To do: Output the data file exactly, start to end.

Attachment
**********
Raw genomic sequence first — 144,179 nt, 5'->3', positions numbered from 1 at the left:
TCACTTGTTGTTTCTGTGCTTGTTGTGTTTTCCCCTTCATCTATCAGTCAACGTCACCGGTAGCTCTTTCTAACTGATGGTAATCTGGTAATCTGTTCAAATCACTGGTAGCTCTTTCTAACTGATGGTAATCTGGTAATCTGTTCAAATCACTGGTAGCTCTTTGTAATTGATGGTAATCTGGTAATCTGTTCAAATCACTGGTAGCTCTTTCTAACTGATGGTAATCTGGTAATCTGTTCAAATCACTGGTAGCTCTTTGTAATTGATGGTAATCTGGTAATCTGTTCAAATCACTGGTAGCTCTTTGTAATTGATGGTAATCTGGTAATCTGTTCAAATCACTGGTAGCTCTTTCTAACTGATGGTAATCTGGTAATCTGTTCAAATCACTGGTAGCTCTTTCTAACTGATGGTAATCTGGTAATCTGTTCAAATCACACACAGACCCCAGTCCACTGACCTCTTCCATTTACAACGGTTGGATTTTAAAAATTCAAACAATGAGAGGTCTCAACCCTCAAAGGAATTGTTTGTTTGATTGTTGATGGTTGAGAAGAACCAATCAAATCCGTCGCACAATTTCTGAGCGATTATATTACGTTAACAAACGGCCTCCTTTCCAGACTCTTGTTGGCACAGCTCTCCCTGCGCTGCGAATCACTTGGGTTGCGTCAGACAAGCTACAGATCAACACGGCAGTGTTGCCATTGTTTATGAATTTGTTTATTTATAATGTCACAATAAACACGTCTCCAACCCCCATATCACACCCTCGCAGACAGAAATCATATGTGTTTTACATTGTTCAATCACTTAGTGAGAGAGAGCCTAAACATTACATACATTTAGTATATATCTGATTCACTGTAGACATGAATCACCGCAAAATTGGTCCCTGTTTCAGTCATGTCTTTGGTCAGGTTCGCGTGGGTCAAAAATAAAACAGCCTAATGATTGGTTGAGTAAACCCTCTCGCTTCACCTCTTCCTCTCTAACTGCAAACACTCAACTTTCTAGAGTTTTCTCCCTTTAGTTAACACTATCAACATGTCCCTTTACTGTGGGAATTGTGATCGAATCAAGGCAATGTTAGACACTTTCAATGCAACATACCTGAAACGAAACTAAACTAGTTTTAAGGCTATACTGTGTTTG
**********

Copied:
Raw genomic sequence first — 144,179 nt, 5'->3', positions numbered from 1 at the left:
TCACTTGTTGTTTCTGTGCTTGTTGTGTTTTCCCCTTCATCTATCAGTCAACGTCACCGGTAGCTCTTTCTAACTGATGGTAATCTGGTAATCTGTTCAAATCACTGGTAGCTCTTTCTAACTGATGGTAATCTGGTAATCTGTTCAAATCACTGGTAGCTCTTTGTAATTGATGGTAATCTGGTAATCTGTTCAAATCACTGGTAGCTCTTTCTAACTGATGGTAATCTGGTAATCTGTTCAAATCACTGGTAGCTCTTTGTAATTGATGGTAATCTGGTAATCTGTTCAAATCACTGGTAGCTCTTTGTAATTGATGGTAATCTGGTAATCTGTTCAAATCACTGGTAGCTCTTTCTAACTGATGGTAATCTGGTAATCTGTTCAAATCACTGGTAGCTCTTTCTAACTGATGGTAATCTGGTAATCTGTTCAAATCACACACAGACCCCAGTCCACTGACCTCTTCCATTTACAACGGTTGGATTTTAAAAATTCAAACAATGAGAGGTCTCAACCCTCAAAGGAATTGTTTGTTTGATTGTTGATGGTTGAGAAGAACCAATCAAATCCGTCGCACAATTTCTGAGCGATTATATTACGTTAACAAACGGCCTCCTTTCCAGACTCTTGTTGGCACAGCTCTCCCTGCGCTGCGAATCACTTGGGTTGCGTCAGACAAGCTACAGATCAACACGGCAGTGTTGCCATTGTTTATGAATTTGTTTATTTATAATGTCACAATAAACACGTCTCCAACCCCCATATCACACCCTCGCAGACAGAAATCATATGTGTTTTACATTGTTCAATCACTTAGTGAGAGAGAGCCTAAACATTACATACATTTAGTATATATCTGATTCACTGTAGACATGAATCACCGCAAAATTGGTCCCTGTTTCAGTCATGTCTTTGGTCAGGTTCGCGTGGGTCAAAAATAAAACAGCCTAATGATTGGTTGAGTAAACCCTCTCGCTTCACCTCTTCCTCTCTAACTGCAAACACTCAACTTTCTAGAGTTTTCTCCCTTTAGTTAACACTATCAACATGTCCCTTTACTGTGGGAATTGTGATCGAATCAAGGCAATGTTAGACACTTTCAATGCAACATACCTGAAACGAAACTAAACTAGTTTTAAGGCTATACTGTGTTTG